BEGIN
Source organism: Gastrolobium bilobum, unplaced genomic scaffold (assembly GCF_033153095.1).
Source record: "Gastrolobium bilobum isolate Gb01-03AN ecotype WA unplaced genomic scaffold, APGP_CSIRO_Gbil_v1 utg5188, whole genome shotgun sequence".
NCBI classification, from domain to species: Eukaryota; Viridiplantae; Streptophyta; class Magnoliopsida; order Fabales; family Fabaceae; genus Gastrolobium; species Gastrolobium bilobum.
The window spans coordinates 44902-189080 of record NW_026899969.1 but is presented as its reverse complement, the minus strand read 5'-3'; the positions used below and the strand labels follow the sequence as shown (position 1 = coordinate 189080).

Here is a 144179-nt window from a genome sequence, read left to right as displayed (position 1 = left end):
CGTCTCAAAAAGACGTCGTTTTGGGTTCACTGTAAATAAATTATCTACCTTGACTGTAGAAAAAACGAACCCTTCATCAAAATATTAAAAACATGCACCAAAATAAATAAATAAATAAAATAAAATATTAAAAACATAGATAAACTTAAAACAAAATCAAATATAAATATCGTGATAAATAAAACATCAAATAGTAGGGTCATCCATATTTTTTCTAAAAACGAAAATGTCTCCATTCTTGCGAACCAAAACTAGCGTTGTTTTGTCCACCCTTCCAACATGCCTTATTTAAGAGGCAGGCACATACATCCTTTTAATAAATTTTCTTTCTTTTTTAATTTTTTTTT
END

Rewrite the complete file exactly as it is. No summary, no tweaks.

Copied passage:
Source organism: Gastrolobium bilobum, unplaced genomic scaffold (assembly GCF_033153095.1).
Source record: "Gastrolobium bilobum isolate Gb01-03AN ecotype WA unplaced genomic scaffold, APGP_CSIRO_Gbil_v1 utg5188, whole genome shotgun sequence".
NCBI classification, from domain to species: Eukaryota; Viridiplantae; Streptophyta; class Magnoliopsida; order Fabales; family Fabaceae; genus Gastrolobium; species Gastrolobium bilobum.
The window spans coordinates 44902-189080 of record NW_026899969.1 but is presented as its reverse complement, the minus strand read 5'-3'; the positions used below and the strand labels follow the sequence as shown (position 1 = coordinate 189080).

Here is a 144179-nt window from a genome sequence, read left to right as displayed (position 1 = left end):
CGTCTCAAAAAGACGTCGTTTTGGGTTCACTGTAAATAAATTATCTACCTTGACTGTAGAAAAAACGAACCCTTCATCAAAATATTAAAAACATGCACCAAAATAAATAAATAAATAAAATAAAATATTAAAAACATAGATAAACTTAAAACAAAATCAAATATAAATATCGTGATAAATAAAACATCAAATAGTAGGGTCATCCATATTTTTTCTAAAAACGAAAATGTCTCCATTCTTGCGAACCAAAACTAGCGTTGTTTTGTCCACCCTTCCAACATGCCTTATTTAAGAGGCAGGCACATACATCCTTTTAATAAATTTTCTTTCTTTTTTAATTTTTTTTT